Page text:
October 8, 2013
If you’re in the market to strengthen and sculpt your lower body, while also functionally preparing to tackle the activities of everyday life—like walking and climbing up stairs— with greater ease, the lunge should be an essential part of your workout routine. This no-equipment required move can be performed in a number of different ways, including moving forward or backwards. And, while stepping in one direction or the other might not seem to make that much of a difference, the truth is there’s more than meets the eye. Top personal trainers weigh in to break down the advantages and disadvantages of both the forward lunge and the reverse lunge so you can determine which option may best suit your current fitness needs.
The Forward Lunge Lowdown
This tried-and-true move has long been a workout staple and for good reason. A research study by the American Council on Exercise found the forward lunge to be one of the most effective exercises for eliciting a high level of muscle activity in the gluteus maximus, gluteus medius and hamstrings—significantly more than other common lower-body exercises like the body-weight squat. In addition to being highly effective the forward lunge is also quite functional, as this movement closely mimics our walking pattern. Because our brains are accustomed to putting one foot in front of the other, the forward lunge helps to reinforce the gait pattern in a way that challenges balance and the muscles of the lower extremities, explains Sabrena Merrill, exercise scientist and ACE Master Trainer based out of Kansas City, Mo.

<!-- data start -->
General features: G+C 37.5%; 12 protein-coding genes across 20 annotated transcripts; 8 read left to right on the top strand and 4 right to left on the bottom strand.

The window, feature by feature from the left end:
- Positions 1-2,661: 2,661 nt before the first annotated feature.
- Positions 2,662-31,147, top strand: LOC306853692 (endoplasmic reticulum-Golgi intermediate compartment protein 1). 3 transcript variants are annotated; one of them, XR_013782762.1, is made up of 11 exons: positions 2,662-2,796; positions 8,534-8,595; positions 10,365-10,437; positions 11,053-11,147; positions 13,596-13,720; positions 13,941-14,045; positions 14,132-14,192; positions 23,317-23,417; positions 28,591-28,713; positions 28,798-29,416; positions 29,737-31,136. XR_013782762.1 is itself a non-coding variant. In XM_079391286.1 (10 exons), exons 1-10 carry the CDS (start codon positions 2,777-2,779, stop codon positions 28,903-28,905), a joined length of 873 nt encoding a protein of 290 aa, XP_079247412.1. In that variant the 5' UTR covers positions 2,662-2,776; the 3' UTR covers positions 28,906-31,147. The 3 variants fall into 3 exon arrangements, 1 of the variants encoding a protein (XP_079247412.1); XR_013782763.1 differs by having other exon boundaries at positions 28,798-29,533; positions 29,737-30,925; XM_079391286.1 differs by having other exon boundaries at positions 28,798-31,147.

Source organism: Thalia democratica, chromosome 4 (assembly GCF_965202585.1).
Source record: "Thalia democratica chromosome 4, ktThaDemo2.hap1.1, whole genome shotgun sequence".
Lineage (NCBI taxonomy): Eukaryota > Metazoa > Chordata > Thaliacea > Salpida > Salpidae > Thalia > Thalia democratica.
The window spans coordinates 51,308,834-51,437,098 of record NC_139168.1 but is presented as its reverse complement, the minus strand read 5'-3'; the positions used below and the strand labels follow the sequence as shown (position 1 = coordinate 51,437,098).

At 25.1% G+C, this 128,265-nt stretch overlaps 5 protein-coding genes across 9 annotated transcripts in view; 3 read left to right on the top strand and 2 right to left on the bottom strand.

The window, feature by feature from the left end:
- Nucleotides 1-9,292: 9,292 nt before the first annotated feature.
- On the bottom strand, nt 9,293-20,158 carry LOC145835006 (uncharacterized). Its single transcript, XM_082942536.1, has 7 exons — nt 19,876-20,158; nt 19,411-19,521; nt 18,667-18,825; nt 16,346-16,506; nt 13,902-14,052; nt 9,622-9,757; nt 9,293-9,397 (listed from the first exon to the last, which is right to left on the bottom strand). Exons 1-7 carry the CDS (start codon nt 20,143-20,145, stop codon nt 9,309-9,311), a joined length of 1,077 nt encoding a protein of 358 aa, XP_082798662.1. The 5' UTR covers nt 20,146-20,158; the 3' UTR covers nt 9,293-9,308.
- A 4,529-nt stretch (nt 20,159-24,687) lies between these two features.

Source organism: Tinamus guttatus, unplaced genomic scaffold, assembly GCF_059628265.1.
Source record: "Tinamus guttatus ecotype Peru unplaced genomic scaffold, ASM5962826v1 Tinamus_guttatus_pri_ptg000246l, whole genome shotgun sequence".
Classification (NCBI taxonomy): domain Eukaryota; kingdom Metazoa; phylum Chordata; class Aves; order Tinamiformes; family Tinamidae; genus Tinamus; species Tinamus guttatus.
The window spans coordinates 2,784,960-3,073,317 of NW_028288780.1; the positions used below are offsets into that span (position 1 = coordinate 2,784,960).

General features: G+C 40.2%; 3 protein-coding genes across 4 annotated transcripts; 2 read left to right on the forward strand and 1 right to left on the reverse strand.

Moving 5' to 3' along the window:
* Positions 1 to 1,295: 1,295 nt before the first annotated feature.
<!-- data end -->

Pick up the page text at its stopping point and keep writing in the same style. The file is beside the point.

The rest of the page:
This added challenge, however, can have implications for the knee joint. Jonathan Ross, award-winning ACE-certified Personal Trainer and author of Abs Revealed, shares that this version of the movement can be thought of as an acceleration lunge, because the body is moving forward and then backward. This results in a greater challenge, because the body is being propelled forward through space and returning from the bottom of the movement requires enough force to successfully return the body to the starting position. “The increase in challenge can make this lunge a problem for people with any knee pathology, because a higher amount of force and/or more range of motion is required to perform it properly.”
The Reverse Lunge Lowdown
This twist on the lunge offers the body an opportunity to move in a direction that most of us rarely go. While stepping backwards can offer a new challenge because it is not a normal repetitive movement most of us use, Merrill shares however that it can provide slightly less challenge to balance. This is because the center of gravity always remains between the two feet. “For the forward lunge, the center of gravity moves forward of the body during the forward stepping motion, so the reverse lunge may be an option for people who have problems with balance.” Part of the ease in performing this movement compared to the forward lunge is that the body is moving up and down and not through space, adds Ross. This makes it more of a deceleration lunge because you are moving up and down as one leg steps backward out of the way. “The strictly vertical nature of the movement requires less force than a forward lunge, which allows for an opportunity to train the muscles of the stance leg with less stress on the joints.” International fitness educator and Senior Manager of Training and Development for TRX Dan McDonogh adds that this variation on the lunge can be a suitable option for individuals with knee issues, as well as for those lacking hip mobility.